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The Hunger Scale

After many years of dieting or disordered eating, the idea of simply “listening to your body” can seem challenging or even impossible. The hunger and fullness scale is an objective tool that can be helpful as you work on building awareness and more attunement with your hunger and fullness signals again. This is also a major component of Intuitive Eating, and comes from Principle #2, Honor Your Hunger (full blog post on this principle linked if you’d like to read more).

Please note, if you’ve been chronically dieting, restricting, or are in recovery from an eating disorder (ED), it may be inappropriately soon to start using the hunger scale. Your hunger and fullness cues may not be regulated and/or consistent presently; the priority is going to be eating adequately and regularly throughout the day vs being able to tune into these biological cues.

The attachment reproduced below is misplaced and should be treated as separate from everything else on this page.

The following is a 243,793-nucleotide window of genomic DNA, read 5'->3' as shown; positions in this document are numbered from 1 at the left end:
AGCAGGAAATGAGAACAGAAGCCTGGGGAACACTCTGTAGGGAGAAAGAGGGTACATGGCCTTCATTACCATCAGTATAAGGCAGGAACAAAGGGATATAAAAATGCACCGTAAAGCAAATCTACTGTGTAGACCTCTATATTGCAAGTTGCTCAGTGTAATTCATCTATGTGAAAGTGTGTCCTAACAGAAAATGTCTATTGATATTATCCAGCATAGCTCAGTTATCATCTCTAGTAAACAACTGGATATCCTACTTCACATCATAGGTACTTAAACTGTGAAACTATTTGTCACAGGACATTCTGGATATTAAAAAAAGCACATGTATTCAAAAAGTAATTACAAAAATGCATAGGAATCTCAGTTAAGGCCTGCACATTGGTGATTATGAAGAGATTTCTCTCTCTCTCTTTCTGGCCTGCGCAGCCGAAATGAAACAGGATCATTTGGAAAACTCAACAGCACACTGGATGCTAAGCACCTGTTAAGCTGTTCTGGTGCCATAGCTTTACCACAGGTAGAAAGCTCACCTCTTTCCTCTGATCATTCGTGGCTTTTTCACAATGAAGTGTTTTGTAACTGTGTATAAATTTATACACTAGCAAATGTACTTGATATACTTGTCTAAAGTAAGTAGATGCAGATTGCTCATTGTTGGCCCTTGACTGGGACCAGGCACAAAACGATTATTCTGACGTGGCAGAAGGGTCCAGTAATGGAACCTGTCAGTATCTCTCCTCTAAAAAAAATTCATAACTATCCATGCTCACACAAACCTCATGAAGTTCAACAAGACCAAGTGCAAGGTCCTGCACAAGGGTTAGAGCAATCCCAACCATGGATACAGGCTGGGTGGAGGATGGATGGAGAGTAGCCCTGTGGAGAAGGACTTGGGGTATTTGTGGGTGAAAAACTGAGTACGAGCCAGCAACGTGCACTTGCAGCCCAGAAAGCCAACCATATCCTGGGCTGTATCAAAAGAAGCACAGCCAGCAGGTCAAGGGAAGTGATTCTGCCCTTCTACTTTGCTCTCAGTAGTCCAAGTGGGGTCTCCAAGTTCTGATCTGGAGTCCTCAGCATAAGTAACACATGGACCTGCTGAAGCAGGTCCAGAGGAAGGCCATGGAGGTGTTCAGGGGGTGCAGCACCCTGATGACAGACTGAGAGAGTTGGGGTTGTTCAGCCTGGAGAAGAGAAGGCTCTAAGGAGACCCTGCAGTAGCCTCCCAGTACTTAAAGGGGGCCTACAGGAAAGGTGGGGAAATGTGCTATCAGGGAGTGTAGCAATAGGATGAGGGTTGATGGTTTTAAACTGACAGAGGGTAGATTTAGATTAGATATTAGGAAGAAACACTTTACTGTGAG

However if you (and your treatment team if you have one) think you are ready to use the hunger and fullness scale, it’s important to use it as practical, gentle guidance vs following it rigidly. Doing so can more or less turn it into a “hunger and fullness diet”, involving black and white thinking and ultimately further perpetuating the diet mentality.

Additionally, if you’ve been ignoring or denying your hunger signals you might lack the ability to hear the more subtle signs of hunger or fullness. Often this may present as only feeling extreme hunger or the idea of going back and forth between “feast and famine”. Silencing our cues only continues the cycle of hunger suppression and keeps us stuck in the inability to adequately fuel, so keep this in mind and talk with your team if you think this might apply to you.

Now time for the actual scale… as you can see in the image below, a hunger and fullness scale usually ranges from 0 or 1-10. That can be a lot of information and everyone’s experience is subjective and different. Due to this, it might feel helpful to clump some of the numbers into categories such as 0-2 is “over hungry”, 3-7 “my normal eating range” and 8-10 “over full”. Remember, there are no “right or wrong” numbers!

Using the hunger and fullness scale and checking in with your signals takes time and patience! You won’t “get it” overnight, so be gentle and nonjudgmental with yourself as you work on building this skill set!


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